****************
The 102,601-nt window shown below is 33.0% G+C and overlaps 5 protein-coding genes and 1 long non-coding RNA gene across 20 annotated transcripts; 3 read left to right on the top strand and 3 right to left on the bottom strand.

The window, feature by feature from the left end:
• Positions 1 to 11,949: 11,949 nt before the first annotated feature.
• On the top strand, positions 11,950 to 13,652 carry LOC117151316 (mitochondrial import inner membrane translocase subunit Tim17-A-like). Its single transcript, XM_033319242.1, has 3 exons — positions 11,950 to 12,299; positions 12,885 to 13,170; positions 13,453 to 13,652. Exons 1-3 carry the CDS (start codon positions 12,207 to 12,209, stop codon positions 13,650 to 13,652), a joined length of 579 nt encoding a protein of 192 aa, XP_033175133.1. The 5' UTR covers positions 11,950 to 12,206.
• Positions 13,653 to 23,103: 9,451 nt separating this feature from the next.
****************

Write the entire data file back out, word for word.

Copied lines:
The 102,601-nt window shown below is 33.0% G+C and overlaps 5 protein-coding genes and 1 long non-coding RNA gene across 20 annotated transcripts; 3 read left to right on the top strand and 3 right to left on the bottom strand.

The window, feature by feature from the left end:
• Positions 1 to 11,949: 11,949 nt before the first annotated feature.
• On the top strand, positions 11,950 to 13,652 carry LOC117151316 (mitochondrial import inner membrane translocase subunit Tim17-A-like). Its single transcript, XM_033319242.1, has 3 exons — positions 11,950 to 12,299; positions 12,885 to 13,170; positions 13,453 to 13,652. Exons 1-3 carry the CDS (start codon positions 12,207 to 12,209, stop codon positions 13,650 to 13,652), a joined length of 579 nt encoding a protein of 192 aa, XP_033175133.1. The 5' UTR covers positions 11,950 to 12,206.
• Positions 13,653 to 23,103: 9,451 nt separating this feature from the next.